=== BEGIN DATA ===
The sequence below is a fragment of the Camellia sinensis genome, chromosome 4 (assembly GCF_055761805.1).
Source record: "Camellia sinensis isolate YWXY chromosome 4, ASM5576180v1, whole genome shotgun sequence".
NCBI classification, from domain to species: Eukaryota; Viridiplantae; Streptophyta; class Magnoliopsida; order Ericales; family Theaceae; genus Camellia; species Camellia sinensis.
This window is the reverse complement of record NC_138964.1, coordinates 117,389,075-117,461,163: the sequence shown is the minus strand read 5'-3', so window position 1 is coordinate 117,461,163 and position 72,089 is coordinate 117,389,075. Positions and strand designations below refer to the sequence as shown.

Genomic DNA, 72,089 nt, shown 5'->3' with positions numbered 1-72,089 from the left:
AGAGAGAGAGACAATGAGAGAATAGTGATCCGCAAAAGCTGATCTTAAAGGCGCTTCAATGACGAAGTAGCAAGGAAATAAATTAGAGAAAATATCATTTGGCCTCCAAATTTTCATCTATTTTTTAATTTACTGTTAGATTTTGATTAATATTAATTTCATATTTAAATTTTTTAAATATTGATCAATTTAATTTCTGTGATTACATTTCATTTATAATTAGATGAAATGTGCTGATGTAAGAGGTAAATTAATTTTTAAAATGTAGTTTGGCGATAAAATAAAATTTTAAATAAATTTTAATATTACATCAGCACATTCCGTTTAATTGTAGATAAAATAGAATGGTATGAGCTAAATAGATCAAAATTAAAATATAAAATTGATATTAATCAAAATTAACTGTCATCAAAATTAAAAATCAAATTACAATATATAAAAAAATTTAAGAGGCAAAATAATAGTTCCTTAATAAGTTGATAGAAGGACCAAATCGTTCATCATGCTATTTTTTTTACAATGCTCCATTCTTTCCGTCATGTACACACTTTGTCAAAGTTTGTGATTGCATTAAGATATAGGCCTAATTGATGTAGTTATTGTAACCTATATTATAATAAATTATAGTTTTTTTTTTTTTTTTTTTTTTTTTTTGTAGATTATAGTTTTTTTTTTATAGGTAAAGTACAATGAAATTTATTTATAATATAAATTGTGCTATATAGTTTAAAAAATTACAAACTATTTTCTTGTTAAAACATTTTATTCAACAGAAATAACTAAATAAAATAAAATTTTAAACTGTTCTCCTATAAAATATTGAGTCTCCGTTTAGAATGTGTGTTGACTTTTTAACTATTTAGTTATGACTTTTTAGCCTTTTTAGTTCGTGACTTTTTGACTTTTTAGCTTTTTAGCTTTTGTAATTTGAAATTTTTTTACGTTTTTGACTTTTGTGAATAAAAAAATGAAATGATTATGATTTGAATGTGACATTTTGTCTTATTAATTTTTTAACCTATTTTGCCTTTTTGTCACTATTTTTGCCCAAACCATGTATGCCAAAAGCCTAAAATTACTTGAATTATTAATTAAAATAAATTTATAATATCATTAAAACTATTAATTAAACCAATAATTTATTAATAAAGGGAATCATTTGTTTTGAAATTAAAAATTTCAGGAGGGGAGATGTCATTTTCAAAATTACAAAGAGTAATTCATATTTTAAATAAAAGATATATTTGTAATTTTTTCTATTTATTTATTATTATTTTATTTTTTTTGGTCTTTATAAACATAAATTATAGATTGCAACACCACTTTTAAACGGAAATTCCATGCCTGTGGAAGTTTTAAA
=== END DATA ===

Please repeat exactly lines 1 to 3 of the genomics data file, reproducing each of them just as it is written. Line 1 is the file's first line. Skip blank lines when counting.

The sequence below is a fragment of the Camellia sinensis genome, chromosome 4 (assembly GCF_055761805.1).
Source record: "Camellia sinensis isolate YWXY chromosome 4, ASM5576180v1, whole genome shotgun sequence".
NCBI classification, from domain to species: Eukaryota; Viridiplantae; Streptophyta; class Magnoliopsida; order Ericales; family Theaceae; genus Camellia; species Camellia sinensis.